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  • 14 Questions about VA Disability Compensation Benefits Claims

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    When a Veteran starts considering whether or not to file a VA Disability Claim, there are a lot of questions that he or she tends to ask. Over the last 10 years, the following are the 14 most common basic questions I am asked about ...
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  • Most Common VA Disabilities Claimed for Compensation:   

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  • Can a 100 percent Disabled Veteran Work and Earn an Income?

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    You’ve just been rated 100% disabled by the Veterans Affairs. After the excitement of finally having the rating you deserve wears off, you start asking questions. One of the first questions that you might ask is this: It’s a legitimate question – rare is the Veteran that finds themselves sitting on the couch eating bon-bons … Continue reading

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File a heart disease claim due to agent orange exposure asap.. Ischemic heart disease is a presumptive and the cancer may also be presumptive depending on the type of cancer.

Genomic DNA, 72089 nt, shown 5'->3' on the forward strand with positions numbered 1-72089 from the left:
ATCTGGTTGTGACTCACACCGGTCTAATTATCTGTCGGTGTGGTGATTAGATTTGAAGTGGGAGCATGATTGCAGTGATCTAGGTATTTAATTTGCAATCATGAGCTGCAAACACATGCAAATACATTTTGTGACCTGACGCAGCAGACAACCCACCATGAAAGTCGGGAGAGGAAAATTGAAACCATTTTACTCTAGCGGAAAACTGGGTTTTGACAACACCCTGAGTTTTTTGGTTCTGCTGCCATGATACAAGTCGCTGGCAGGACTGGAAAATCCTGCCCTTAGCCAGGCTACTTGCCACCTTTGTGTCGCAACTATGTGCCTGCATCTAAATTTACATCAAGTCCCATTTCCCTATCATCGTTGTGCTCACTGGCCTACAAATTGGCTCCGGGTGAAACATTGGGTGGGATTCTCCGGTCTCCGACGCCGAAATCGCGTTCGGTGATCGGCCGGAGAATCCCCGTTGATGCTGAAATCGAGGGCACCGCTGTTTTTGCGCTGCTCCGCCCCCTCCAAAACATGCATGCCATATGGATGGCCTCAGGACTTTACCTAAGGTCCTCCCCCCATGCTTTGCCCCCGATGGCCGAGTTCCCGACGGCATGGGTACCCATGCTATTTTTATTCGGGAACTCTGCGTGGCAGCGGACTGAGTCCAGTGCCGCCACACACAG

Jbasser

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Public Health

 

Veterans' Diseases Associated with Agent Orange

VA assumes that certain diseases can be related to a Veteran's qualifying military service. We call these "presumptive diseases."

VA has recognized certain cancers and other health problems as presumptive diseases associated with exposure to Agent Orange or other herbicides during military service. Veterans and their survivors may be eligible for benefits for these diseases

- See more at: http://www.publichealth.va.gov/exposures/agentorange/conditions/#sthash.s1UQlELa.dpuf.

·         AL Amyloidosis
A rare disease caused when an abnormal protein, amyloid, enters tissues or organs

·         Chronic B-cell Leukemias
A type of cancer which affects white blood cells

·         Chloracne (or similar acneform disease)
A skin condition that occurs soon after exposure to chemicals and looks like common forms of acne seen in teenagers. Under VA's rating regulations, it must be at least 10 percent disabling within one year of exposure to herbicides.

·         Diabetes Mellitus Type 2
A disease characterized by high blood sugar levels resulting from the body’s inability to respond properly to the hormone insulin

·         Hodgkin's Disease
A malignant lymphoma (cancer) characterized by progressive enlargement of the lymph nodes, liver, and spleen, and by progressive anemia

·         Ischemic Heart Disease
A disease characterized by a reduced supply of blood to the heart, that leads to chest pain

·         Multiple Myeloma
A cancer of plasma cells, a type of white blood cell in bone marrow

·         Non-Hodgkin's Lymphoma
A group of cancers that affect the lymph glands and other lymphatic tissue

·         Parkinson's Disease
A progressive disorder of the nervous system that affects muscle movement

·         Peripheral Neuropathy, Early-Onset